For usefulness of information learned in the class, 91.3% (n=46) of the respondents rated the gardening information for home garden production Extremely Useful or Very Useful and respondents indicated 86.95% (n=46) for preservation information for home consumption (Table 5).


Table 5. Rating percentage of participants for usefulness of gardening and preservation concepts (n=46).

Ranking Usefulness of plan the garden information learned in class for home garden production Usefulness of preserve the harvest information learned in class for your home consumption
Extremely useful 39.13% 34.78%
Very useful 52.17% 52.17%
Moderately useful 6.52% 6.52%
Slightly useful 2.17% 6.52%
Not at all useful 0.00% 0.00%



Respondents were asked to “List a practice you will implement based on what you learned in class”. Of the 43 entries provided during the survey, 72 individual response topics were themed into the 22 knowledge, skill, and perspective outcomes. Four of those outcomes were identified as 10% or greater of the responses provided by the respondents. The top outcomes were 1) implement new techniques or recipes for canning fruits & vegetables, 2) apply crop rotations to the garden, 3) how to dehydrate fruits, vegetables & herbs, and 4) how to apply succession planting production procedures in the garden.

Respondents were asked to share any additional comments about the class. Some survey responses include:

  • “Very useful information with access to good resources.”
  • “The class was very informative and thorough. I was asked to teach a class in my local town on the topic of gardening and wanted to attend to see what resources were available through the extension office and share information with those who attend. Thank you for the great information.”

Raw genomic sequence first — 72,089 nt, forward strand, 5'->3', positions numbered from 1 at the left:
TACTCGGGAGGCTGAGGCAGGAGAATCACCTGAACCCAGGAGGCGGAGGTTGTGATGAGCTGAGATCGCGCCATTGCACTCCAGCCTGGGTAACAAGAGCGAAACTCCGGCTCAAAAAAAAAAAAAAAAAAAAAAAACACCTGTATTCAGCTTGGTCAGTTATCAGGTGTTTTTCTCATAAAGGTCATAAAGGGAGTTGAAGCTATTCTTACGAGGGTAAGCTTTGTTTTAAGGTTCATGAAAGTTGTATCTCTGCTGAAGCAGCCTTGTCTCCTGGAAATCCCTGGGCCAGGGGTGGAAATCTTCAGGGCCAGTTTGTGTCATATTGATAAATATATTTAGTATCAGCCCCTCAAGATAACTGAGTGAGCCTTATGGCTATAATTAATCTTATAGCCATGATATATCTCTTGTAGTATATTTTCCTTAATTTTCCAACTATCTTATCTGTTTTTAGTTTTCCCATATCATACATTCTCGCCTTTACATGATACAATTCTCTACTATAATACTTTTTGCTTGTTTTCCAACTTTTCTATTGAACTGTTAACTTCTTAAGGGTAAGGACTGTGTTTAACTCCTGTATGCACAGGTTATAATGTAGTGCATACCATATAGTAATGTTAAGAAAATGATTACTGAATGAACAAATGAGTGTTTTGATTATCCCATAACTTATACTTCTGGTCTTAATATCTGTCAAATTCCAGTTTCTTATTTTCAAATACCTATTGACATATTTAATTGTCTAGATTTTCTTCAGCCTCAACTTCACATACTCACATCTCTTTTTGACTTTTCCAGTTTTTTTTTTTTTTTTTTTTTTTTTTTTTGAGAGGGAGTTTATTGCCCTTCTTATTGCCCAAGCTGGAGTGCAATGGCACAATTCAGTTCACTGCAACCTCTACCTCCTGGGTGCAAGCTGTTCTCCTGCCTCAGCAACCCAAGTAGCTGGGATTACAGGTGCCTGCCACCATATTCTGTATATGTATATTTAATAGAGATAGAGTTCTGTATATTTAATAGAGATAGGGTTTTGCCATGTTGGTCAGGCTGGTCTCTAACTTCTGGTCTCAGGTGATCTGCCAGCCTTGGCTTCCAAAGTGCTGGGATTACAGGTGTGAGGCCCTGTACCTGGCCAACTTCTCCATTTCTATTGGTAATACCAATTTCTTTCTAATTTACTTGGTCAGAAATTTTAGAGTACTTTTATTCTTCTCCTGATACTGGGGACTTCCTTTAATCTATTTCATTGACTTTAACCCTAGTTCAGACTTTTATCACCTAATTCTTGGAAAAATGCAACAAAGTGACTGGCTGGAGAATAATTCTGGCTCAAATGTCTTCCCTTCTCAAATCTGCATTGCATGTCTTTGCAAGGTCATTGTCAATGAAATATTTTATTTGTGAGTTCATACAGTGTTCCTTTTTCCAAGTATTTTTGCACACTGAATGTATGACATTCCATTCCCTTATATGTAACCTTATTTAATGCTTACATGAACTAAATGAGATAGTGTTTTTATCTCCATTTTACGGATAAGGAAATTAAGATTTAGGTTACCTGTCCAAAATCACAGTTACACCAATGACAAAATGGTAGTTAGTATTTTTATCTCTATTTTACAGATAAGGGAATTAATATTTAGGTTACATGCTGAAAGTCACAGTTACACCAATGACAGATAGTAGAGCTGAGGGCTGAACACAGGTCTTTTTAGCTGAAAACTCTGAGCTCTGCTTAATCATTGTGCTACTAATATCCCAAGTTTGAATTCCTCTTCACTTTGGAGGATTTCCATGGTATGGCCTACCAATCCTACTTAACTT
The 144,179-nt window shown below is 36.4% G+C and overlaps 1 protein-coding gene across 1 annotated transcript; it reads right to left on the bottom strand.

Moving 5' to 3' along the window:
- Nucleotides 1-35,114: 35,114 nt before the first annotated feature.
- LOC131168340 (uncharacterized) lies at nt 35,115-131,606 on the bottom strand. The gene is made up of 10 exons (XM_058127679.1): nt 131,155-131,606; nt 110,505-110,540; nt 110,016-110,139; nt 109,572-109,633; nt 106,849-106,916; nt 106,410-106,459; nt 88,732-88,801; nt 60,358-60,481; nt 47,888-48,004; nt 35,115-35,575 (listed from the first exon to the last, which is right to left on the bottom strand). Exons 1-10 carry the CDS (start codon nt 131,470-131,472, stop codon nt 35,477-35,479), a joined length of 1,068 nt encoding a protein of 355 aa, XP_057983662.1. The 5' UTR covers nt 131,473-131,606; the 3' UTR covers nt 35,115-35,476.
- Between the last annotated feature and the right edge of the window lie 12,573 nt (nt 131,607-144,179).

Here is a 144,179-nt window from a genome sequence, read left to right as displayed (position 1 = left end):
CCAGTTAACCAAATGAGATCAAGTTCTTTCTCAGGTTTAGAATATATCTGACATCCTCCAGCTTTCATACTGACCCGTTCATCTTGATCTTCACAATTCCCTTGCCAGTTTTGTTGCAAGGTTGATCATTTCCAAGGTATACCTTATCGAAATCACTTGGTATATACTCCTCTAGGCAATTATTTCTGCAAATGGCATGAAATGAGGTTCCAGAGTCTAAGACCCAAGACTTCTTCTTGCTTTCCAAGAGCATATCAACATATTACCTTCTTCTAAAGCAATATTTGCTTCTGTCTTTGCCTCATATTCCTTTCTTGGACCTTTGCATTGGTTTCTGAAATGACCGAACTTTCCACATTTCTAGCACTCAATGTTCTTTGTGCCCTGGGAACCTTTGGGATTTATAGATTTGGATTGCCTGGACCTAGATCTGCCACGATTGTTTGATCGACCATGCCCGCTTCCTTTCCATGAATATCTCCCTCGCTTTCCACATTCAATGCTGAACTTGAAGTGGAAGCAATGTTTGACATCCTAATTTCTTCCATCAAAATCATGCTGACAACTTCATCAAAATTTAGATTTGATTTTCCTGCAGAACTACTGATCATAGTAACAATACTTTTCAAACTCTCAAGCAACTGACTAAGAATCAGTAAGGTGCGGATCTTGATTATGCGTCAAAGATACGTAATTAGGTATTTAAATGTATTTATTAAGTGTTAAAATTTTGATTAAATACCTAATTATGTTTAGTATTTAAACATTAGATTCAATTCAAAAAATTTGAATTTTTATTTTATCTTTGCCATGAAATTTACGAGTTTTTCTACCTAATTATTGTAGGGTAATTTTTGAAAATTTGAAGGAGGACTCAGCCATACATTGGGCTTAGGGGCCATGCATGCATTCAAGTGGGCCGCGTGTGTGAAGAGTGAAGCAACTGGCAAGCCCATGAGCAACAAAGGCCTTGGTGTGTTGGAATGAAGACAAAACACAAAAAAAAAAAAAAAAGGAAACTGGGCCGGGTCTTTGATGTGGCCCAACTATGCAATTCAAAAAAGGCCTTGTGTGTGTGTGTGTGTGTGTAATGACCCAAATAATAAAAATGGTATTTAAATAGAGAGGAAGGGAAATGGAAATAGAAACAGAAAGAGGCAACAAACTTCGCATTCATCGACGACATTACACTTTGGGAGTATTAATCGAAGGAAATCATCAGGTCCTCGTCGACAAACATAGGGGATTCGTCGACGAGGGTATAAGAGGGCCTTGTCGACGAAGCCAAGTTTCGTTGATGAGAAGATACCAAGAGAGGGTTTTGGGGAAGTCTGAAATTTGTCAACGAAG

• “Thank you for providing digital resources I can access in the future as I’m truly a beginner and won’t remember everything covered in class.”
  • “Appreciate your preparation, sincerity, all the answers to questions and your enthusiasm. Well planned, motivating, and educational presentation.”
  • “My knowledge on these topics was improved by the class. My skills on the topics will improve as I put them into practice, and I have successes in the garden.”
  • “I really appreciate being able to attend online!”
  • “The class was well presented and covered a wide range of topics that are valuable to beginners or a refresher for experienced gardeners and preservers.”



Discussion and Conclusions

The collaborative work reported here has continued to be developed and implemented throughout the summer of 2021. As program participants desire more in-depth content, additional topic-specific classes are being offered virtually to extend the foundational information shared during the initial “Plan the Garden, Preserve the Harvest!” class. As these virtual classes continue, they demonstrate that purposeful program development and timely implementation can provide research-based content to Extension consumers. Extension can remain in the forefront by applying successful marketing strategies to deliver quality educational programming for clientele. Structuring virtual classes that emphasize cross-discipline programming can be replicated across all Extension content areas.



Literature Cited

Ambrose, E.E. (2020). Curious about canning? Find out how to safely preserve food at home. Purdue University: College of Agriculture.

Barnes, J. (2016). Organizing to Use Facebook Advertisements: A Planning Tool for Extension Professionals, Businesses, and Communities. The Journal of Extension, 54(4),

Dennis, E. (2020).  Canning supplies in short supply: People on the Palouse wanting to preserve food at home are scrambling to find lids. Moscow-Pullman Daily News.

Janovich, A. (2021). Can-do attitude. WSU Insider.

Kness, A.A., Dill, S.P., Rhodes, J.L., Crowl, E.N., Nichols, K.M., Hirsh, S.M., … Myers, R.D. (2021). Education Traditional Clientele with Non-Traditional Methods: Virtual Agriculture Production Meetings Engage Producers and Measure COVID-19 Impacts at the Farm Level. Journal of the NACAA, 14(1),

Marrison, D.L. (2020). Assessing the Needs of Agriculture & Natural Resources Industry in Coshocton County, Ohio. Journal of the NACAA, 13(2).

Mills, R. Agenbroad, A., Ball, S., Boone, K., & Ridout, M. (2021). Utilizing “Teaser” Promotions to Gauge Interest in Extension Programs. Journal of the NACAA, 14(1),

Smith, S. (2020).  Commentary: During pandemic, a renewed interest in canning, food preservation. Moscow-Pullman Daily News.

Yu, A. (2020). Fearing Shortages, People Are Planting More Vegetable Gardens. NPR.